Khaddam: Al-Assad handed over Watban, expelled Uday and Qusay, and refused to receive Aziz

publisher: البوابة albawaba

Publishing date: 2005-12-31

Abdul Halim Khaddam, the former Syrian Vice President, revealed that his country handed over Watan al-Hassan, Saddam Hussein's half-brother, to American forces. It also deported the two sons of the ousted president to Iraq and refused to receive former Foreign Minister Tariq Aziz in an effort to "alleviate American pressure."

Khaddam said in an interview broadcast on Al-Arabiya channel on Saturday evening that the extradition of Watban and the deportation of Uday and Qusay, who were killed during an attack by American forces on a house where they were hiding in Mosul, northern Iraq in July 2003, came in the context of the Syrian leadership’s attempts to reduce American pressure on it.
Khaddam revealed this information in the context of what he described as the failure and confusion of the Syrian leadership while dealing with the pressures that were intensified on it by the United States, which wanted to force Syria not to oppose its policy in Iraq.

He said, "How can there be opposition to American policy when cooperation remained continuous and active between the American and Syrian intelligence services until July 2005? Opposition from here and cooperation with the intelligence services from here!!"
He continued, "The next matter... Why was Watban Al-Hassan handed over? Why? It came within the framework of reducing American pressure and appeasing the Americans. Why did some Arab countries mediate to open dialogue with America? Uday and Qusay discovered their presence and were brought to security and placed on the border and told to go." “And Tariq Aziz refused to receive him.”

He went on to say, "These measures were taken to please the Americans."

However, the former Syrian Vice President considered that the Iraqi scenario, referring to the American war in Iraq, was “absolutely unthinkable” in Syria, considering that the United States “will not use military force against Syria.”
Khaddam added, "However, the state of psychological and political pressure is hindering the country and disturbing because Syria is living in a situation it has not seen since independence." He considered that Syria today lives "in Arab isolation, international isolation, and constant threats, and this constitutes a great concern for the Syrian citizen."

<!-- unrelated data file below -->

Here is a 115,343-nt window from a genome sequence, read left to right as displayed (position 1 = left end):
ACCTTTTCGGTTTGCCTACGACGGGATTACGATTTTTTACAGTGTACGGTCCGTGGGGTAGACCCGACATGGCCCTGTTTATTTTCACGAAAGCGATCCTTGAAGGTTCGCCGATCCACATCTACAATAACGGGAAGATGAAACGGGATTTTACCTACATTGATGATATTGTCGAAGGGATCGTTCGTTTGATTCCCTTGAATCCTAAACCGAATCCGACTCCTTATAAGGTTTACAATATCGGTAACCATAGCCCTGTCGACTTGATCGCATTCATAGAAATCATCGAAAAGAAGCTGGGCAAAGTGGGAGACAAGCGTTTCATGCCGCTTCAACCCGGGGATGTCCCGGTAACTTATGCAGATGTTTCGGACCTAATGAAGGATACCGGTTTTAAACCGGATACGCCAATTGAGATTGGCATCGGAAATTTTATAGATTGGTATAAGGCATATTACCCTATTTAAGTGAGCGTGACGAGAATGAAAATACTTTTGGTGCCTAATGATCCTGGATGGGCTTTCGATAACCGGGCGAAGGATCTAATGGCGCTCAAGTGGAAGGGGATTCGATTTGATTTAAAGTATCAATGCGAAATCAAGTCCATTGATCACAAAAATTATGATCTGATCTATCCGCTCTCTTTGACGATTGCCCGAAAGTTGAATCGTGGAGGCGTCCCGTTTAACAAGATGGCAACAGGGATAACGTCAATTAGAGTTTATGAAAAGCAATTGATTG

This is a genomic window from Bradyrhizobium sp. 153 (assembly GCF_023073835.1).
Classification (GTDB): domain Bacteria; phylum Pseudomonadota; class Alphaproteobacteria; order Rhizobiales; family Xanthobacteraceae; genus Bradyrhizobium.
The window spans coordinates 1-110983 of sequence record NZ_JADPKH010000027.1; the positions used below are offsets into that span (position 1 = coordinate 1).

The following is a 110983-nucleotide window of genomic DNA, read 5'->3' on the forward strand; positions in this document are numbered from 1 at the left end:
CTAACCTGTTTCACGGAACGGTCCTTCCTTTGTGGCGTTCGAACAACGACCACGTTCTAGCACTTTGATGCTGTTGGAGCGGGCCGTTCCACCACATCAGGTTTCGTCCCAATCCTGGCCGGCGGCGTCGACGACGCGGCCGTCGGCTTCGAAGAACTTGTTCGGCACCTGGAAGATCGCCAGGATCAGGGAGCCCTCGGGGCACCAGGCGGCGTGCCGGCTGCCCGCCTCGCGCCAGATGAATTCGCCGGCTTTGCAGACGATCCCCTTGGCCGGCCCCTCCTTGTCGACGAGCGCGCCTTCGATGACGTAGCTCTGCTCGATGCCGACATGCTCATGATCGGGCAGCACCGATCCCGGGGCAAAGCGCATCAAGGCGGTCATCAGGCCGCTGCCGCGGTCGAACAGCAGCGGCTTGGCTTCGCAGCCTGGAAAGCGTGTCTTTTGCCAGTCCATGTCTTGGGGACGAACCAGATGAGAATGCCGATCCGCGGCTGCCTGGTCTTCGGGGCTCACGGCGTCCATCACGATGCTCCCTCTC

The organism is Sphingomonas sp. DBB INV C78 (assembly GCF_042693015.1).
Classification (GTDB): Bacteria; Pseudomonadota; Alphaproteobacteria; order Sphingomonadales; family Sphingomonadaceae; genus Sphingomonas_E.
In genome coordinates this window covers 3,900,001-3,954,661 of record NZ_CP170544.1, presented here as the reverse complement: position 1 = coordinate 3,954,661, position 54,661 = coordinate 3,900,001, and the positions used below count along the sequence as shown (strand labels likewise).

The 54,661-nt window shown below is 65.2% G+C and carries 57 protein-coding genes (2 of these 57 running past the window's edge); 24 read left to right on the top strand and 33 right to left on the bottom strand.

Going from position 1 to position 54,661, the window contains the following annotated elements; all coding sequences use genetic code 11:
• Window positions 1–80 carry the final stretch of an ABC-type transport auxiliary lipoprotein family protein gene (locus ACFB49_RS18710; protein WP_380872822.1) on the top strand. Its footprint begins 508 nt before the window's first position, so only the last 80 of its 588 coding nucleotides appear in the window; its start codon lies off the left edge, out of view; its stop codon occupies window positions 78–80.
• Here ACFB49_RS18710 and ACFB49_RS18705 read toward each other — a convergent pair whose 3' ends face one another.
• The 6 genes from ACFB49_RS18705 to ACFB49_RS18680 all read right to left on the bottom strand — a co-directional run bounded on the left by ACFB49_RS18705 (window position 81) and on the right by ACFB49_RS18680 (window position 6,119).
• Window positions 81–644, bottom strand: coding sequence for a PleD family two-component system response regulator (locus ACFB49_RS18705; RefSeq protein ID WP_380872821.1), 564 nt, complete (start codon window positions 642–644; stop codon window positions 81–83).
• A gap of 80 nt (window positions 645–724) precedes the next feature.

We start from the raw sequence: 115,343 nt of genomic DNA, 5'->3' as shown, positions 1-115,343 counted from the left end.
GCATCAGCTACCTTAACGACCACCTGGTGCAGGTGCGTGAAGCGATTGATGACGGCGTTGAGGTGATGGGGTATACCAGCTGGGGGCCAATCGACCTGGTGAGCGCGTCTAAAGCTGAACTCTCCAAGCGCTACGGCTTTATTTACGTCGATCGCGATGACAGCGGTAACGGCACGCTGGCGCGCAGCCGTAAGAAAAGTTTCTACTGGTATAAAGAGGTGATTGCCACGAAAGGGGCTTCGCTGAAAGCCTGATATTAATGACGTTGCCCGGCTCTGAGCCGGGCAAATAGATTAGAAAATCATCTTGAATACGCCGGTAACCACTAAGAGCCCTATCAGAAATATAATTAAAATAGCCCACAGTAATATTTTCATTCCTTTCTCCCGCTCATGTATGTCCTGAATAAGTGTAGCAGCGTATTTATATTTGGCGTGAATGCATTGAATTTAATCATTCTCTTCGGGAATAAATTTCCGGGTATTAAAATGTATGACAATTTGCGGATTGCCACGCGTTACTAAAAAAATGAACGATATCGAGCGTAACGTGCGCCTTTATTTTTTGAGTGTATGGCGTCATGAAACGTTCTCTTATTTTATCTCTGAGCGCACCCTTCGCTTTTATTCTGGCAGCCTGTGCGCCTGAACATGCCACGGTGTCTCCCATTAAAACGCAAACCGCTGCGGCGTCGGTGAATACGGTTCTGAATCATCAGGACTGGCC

Khaddam added, "There is no way to protect Syria except by strengthening national unity with all parties, even with those with whom we had bloody disputes," referring to the Muslim Brotherhood, between which a confrontation occurred with the Syrian security forces in 1983, which led to the ban on the activity of this organization. Khaddam added, "This matter requires taking bold decisions, including amending the constitution."
He added, "We must not commit the sin of Saddam Hussein, who closed his ears and mind to the Iraqi opposition's call for dialogue. What was the result? (...) Something that no one expected, which is that the Iraqi opposition, which is an ally of Syria and Iran, formed the political cover for the American war on Iraq."

He considered that "we must not give any Syrian citizen an excuse to slip outside the interests of the nation, without saying that the Syrians will deal with the Americans."
He continued, "When the Syrian citizen sees that his leadership worked to achieve national consensus and worked to bring all people into the country and that national unity should be the wall to protect the country, then (...) there will be popular consensus on the regime and people will forget all previous mistakes." He asked, "But when we see dozens of Syrians prohibited from returning to Syria, and if they do return, they will go to prison, does this not fuel hatred? The country is more important than the regime."
Khaddam announced that he proposed to the Syrian president "to pursue a policy of dialogue and not a policy of confrontation" with the United States. He said that he suggested to Assad "to follow a policy of dialogue and not a policy of confrontation" with the United States

Khaddam added that he called for following this policy of dialogue with “a strong adherence to national national constants because I realize that neglecting these constants, or some of them, or a few of them, will lead to a series of concessions.”
Khaddam said that he presented this proposal as part of an “analytical study on the international situation” that he submitted to the Syrian president on August 9, 2000, days after he took the oath as president of Syria after the death of his father, Hafez al-Assad.

Al Arabiya had broadcast excerpts from the interview over the past two days, and on Thursday evening it broadcast it in full
During the interview, Khaddam, who is currently in Paris with his family members, launched a scathing attack on President Bashar al-Assad’s policy towards Lebanon and within the framework of the internal political file.

During the interview, which angered the Syrian Parliament, which demanded that he be tried on charges of “high treason,” he confirmed that President Assad and other Syrian officials had directed threats to former Lebanese Prime Minister Rafik Hariri months before his assassination in Beirut last February.